Focus area: Hunter Valley

This section examines air quality at monitoring stations near industrial activities in the Newcastle and Upper Hunter regions.

The New South Wales Government operates 20 air quality monitoring stations in the Hunter Valley, including 3 government-funded stations in the Lower Hunter, 3 industry-funded stations around the Port of Newcastle (the Newcastle Local network), 13 industry-funded stations in the Upper Hunter and one mixed industry and government-funded background station at Merriwa.

The Upper Hunter and Newcastle Local monitoring networks were established in 2011 and 2014, respectively. These networks monitor ambient air quality to capture the influence of industrial and local pollution sources on air quality.

Due to stations' proximity to these sources, national ambient air quality standards are not applied to these stations' data, except for stations in larger population centres.

More information on these networks can be found on our pages, including seasonal newsletters and air quality monitoring reports.

Hunter large population centres

  • Upper Hunter – Aberdeen, Singleton, and Muswellbrook
  • Newcastle:
    • Lower Hunter network – Beresfield, Newcastle, and Wallsend
    • Newcastle Local network – Carrington, Mayfield, and Stockton

Gaseous pollutants

Ozone (O3), and nitrogen dioxide (NO2) remained below the relevant national benchmarks in the Upper Hunter, Lower Hunter, and Newcastle Local networks during 2023, the same as 2022.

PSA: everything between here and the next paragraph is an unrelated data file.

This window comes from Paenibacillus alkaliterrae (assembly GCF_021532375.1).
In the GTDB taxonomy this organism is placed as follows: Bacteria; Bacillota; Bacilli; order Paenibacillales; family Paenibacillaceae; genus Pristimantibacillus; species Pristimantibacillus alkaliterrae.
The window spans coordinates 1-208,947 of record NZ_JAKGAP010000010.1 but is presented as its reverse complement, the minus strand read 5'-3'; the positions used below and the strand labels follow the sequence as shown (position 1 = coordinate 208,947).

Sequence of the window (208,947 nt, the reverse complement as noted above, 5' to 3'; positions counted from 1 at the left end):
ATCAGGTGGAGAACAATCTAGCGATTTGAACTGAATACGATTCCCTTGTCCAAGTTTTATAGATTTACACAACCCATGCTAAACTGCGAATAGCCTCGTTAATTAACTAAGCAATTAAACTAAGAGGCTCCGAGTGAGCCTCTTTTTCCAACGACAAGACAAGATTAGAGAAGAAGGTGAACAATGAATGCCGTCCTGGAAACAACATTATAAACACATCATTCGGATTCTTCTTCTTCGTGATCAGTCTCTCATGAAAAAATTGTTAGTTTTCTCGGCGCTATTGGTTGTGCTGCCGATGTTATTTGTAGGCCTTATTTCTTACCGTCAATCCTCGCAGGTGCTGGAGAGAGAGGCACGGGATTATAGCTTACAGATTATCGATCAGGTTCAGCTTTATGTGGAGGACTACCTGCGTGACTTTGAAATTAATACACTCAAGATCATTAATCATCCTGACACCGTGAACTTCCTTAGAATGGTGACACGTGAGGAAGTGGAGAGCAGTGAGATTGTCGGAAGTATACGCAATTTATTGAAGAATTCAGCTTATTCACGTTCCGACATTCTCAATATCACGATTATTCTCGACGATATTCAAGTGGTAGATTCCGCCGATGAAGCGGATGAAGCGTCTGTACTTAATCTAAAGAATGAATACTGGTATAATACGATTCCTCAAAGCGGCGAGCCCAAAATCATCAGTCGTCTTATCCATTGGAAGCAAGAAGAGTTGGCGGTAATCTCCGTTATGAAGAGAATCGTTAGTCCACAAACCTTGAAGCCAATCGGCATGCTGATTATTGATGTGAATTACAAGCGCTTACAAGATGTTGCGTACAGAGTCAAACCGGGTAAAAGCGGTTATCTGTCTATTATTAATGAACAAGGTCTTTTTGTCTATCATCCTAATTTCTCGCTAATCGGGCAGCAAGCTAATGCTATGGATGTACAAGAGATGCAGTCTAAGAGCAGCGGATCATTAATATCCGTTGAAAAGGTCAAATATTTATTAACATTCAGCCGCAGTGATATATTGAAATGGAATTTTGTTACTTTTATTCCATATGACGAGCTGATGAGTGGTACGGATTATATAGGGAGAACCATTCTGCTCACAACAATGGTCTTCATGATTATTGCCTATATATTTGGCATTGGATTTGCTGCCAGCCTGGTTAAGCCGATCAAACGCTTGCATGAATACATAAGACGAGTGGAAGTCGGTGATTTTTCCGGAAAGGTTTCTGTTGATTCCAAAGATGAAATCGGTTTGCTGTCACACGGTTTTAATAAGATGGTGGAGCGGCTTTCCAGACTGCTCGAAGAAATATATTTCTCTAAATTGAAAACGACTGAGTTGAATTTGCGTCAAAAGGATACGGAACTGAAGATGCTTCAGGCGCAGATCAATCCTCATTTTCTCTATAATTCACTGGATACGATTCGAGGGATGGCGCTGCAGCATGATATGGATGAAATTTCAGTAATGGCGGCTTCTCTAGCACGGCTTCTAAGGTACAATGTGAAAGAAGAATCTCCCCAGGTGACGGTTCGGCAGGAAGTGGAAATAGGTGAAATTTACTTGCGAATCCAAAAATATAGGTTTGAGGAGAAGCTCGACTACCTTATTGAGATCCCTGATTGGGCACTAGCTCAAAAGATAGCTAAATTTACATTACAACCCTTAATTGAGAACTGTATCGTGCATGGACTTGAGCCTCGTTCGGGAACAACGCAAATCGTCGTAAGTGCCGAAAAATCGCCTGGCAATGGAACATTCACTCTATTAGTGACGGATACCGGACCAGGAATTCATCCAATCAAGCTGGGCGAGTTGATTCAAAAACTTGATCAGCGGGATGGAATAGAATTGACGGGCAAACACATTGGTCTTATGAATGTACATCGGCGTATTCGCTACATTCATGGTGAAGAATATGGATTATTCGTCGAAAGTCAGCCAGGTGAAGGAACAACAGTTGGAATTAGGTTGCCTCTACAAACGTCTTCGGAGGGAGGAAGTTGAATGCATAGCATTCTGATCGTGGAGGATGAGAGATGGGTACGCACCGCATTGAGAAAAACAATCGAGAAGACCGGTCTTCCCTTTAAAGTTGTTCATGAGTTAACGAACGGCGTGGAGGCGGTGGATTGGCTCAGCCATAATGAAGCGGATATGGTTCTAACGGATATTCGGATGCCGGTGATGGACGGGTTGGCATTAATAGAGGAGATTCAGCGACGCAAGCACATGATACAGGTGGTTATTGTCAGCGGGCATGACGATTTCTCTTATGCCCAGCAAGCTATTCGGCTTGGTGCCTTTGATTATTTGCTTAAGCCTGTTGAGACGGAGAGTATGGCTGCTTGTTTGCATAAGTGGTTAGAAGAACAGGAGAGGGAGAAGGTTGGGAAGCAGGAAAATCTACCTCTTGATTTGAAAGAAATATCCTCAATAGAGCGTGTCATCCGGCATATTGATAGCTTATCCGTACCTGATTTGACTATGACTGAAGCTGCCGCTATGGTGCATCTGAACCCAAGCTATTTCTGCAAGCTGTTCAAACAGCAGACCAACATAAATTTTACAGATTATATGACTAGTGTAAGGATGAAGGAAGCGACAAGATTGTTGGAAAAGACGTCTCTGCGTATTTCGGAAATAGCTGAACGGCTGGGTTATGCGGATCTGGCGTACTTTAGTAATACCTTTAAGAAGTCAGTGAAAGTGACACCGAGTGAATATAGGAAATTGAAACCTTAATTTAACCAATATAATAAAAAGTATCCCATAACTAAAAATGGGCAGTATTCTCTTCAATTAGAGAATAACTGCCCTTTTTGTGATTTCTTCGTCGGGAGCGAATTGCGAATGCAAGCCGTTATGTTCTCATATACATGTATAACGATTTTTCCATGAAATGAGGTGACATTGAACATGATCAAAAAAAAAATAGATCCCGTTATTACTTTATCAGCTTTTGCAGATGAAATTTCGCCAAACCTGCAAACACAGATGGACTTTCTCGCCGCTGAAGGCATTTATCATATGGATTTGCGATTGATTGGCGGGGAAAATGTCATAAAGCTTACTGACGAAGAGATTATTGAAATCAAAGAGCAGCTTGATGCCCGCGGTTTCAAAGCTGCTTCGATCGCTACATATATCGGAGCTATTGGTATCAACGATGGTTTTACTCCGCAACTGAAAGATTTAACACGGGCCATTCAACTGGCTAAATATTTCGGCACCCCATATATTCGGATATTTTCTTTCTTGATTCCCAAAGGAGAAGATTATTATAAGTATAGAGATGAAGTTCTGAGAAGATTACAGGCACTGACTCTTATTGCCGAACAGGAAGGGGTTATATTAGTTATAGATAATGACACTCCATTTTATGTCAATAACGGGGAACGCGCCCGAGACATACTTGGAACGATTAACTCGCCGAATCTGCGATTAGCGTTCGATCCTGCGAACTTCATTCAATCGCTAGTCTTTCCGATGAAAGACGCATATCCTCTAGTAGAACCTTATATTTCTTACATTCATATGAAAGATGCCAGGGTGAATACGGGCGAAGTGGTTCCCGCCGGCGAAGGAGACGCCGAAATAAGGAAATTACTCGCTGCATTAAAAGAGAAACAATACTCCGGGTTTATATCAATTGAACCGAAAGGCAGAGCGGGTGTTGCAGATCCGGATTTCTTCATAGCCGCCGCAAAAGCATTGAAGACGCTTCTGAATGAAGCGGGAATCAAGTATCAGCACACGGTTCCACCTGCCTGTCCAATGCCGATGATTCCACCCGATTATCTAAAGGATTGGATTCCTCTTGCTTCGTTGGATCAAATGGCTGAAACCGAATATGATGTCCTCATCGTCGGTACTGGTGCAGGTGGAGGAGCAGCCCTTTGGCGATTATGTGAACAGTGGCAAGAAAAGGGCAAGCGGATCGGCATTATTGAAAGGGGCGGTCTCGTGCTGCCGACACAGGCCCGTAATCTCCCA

In 2023, there were 2 days with 1-hour sulphur dioxide (SO2) levels exceeding the benchmark, both at Muswellbrook. On both days, light south-east to south-westerly winds prevailed when elevated levels were recorded. Under these wind conditions, the Muswellbrook station is downwind of industrial emissions from nearby power stations.

For detailed data on Muswellbrook, see Sulphur dioxide on the Gases page.

PM10 particles

Across the New South Wales air quality monitoring network, including the Hunter, PM10 levels generally are highest at Stockton in Newcastle Local region, due to the influence of sea salt under onshore winds (Lower Hunter Particle Characterisation Study).

For detailed data on the Hunter larger population centres, refer to the PM10 daily and annual summary graph, on the PM10 page.

Annual averages

In 2023, annual average PM10 levels ranged from 16 µg/m3 at Aberdeen to 23 µg/m3 at Carrington. Stockton exceeded the standard with a level of 34 µg/m3.

Daily averages

Daily average PM10 levels exceeded the benchmark on 8 days in Hunter population centres.

The maximum daily PM10 level in the Hunter population centres occurred at Carrington with a concentration of 63 µg/m3 on both 19 and 20 September 2023.

Carrington station was above the benchmark on 4 days, including 6 March 2023 and 3 consecutive days from 18 September to 20 September 2023. A regional dust event resulted in elevated PM10 on 6 March 2023.

On 18 to 20 September 2023, elevated PM10 around Newcastle was due to industrial activity during the mornings under light north-westerly winds, followed by sea salt in the afternoon under north-easterly winds as well as possible bushfire smoke (however, this could not be confirmed based on available data).